EXCLUSIVE: IAP reforms to entice operators


Existing in-vehicle units to be assessed, while flexible pricing means operators will only pay for IAP when carrying HML loads

EXCLUSIVE: IAP reforms to entice operators
<font color=red>EXCLUSIVE</font>: NSW reforms IAP to entice operators
By Rob McKay | December 12, 2012

Policy makers are aiming to improve the attractiveness of the Intelligent Access Program (IAP) to trucking operators by implementing a new pricing regime and allowing existing in-vehicle units to be certified.

New South Wales Roads Minister Duncan Gay has detailed to ATN the outcome of a review of the monitoring scheme, which NSW instigated earlier this year. The IAP is mandatory in NSW and Queensland for operators wanting to operate at higher mass limits (HML).

The review was flagged in May, and the state’s Road Freight Industry Council last week examined the IAP’s operational and financial advantages and drawbacks.

The council, whose membership includes government and industry representatives, consulted with councils, the NRMA and Transport Certification Australia (TCA), which administers the IAP, about ways to improve the usability and cost of the IAP for transport operators.

Stakeholders provided presentations on the IAP, including industry representatives from the Australian Trucking Association (ATA), NatRoad and the Livestock and Bulk Carriers Association (LBCA).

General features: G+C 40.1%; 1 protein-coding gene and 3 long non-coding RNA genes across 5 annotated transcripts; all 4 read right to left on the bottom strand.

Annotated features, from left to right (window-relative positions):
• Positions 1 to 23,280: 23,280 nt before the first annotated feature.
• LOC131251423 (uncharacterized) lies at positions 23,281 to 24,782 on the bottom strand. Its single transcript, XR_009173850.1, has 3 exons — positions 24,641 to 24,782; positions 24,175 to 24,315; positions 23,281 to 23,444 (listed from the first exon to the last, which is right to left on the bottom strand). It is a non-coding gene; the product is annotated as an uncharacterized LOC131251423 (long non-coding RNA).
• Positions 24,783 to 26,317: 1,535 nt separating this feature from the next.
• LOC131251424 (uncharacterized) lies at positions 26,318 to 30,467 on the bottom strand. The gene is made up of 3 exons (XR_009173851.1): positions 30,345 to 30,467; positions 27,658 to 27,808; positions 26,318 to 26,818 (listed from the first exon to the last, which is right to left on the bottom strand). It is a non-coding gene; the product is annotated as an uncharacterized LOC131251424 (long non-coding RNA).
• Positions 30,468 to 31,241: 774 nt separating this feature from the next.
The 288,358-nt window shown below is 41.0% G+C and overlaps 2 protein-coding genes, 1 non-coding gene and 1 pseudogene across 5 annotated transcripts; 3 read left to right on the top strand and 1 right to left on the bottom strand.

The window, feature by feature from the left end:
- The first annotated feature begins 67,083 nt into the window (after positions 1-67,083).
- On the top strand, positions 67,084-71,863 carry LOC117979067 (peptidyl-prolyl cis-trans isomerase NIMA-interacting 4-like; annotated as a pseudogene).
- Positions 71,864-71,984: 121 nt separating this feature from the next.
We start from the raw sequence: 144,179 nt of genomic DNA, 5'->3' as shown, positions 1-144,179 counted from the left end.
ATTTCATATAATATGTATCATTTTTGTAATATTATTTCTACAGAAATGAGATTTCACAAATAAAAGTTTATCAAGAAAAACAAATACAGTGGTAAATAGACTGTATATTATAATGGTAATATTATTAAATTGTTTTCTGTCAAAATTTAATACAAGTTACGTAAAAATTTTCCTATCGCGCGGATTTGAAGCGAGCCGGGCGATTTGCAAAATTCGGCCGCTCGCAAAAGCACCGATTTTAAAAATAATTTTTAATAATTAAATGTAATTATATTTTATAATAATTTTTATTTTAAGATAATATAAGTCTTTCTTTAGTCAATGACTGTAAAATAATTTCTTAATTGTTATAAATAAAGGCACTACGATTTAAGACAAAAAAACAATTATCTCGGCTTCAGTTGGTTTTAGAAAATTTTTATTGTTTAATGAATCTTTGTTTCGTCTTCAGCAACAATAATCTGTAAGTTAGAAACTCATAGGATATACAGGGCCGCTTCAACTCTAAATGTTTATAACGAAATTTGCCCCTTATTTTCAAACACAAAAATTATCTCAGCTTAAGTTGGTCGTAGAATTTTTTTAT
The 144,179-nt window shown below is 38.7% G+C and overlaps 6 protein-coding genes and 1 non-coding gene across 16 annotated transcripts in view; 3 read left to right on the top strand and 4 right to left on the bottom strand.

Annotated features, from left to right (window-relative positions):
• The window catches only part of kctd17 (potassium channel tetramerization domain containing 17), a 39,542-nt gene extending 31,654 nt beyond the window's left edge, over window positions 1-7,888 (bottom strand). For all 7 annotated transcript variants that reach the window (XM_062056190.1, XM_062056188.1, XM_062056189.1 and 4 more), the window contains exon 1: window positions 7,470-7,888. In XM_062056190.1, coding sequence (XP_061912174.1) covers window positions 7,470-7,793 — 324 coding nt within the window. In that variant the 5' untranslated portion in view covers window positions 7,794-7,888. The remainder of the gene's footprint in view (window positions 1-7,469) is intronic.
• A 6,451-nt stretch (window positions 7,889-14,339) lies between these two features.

Gay tells ATN that a key initiative to emerge from the meeting was a new entry options scheme to make it easier for transport operators to have their existing in-vehicle units assessed and type-approved to comply with national IAP standards.

"TCA confirmed they have been working with Simon National Carriers, Toll Group and Boral to assess and explore the standard of their devices," he says.

"Discussions focused on a more flexible approach to allow transport operators to have their existing in-vehicle units (IVUs) assessed for use in the IAP."

Another initiative announced by TCA was the development of flexible IAP pricing options for transport operators.

At the meeting, transport operators indicated that for a large part of the industry only a small proportion of trips are loaded to HML.

The occasional productivity gains from HML are therefore not always sufficient to cover the overall cost of IAP enrolment.

"In response, flexible pricing arrangements will be developed by IAP service providers for transport operators that load to HML on an occasional basis," Gay says.

"The availability of flexible pricing means operators will be able to enrol more of their vehicles into the IAP and have the flexibility of using vehicles to carry HML loads when they need to, and to pay on that basis.

"This can provide more flexible options for operators who occasionally need to load vehicles to HML, improving productivity and reducing overall costs."

Gay says Boral has started preparations to reap the benefits of the new initiatives by having its existing IVUs assessed for use in the IAP and have indicated it plans to use flexible pricing when it becomes available.

"Presentations and discussions were lively and included further potential options to improve route assurance in NSW while continuing to cut red tape and costs for the road freight industry," Gay says.

"RMS also committed to produce Google-based maps for approved HML routes as has been done for other restricted vehicle combinations which will provide another tool for heavy vehicle drivers to ensure they are on the correct route.

"I encourage industry participants to embrace the more flexible approach to the IAP, and the flexible pricing options, as they take effect."

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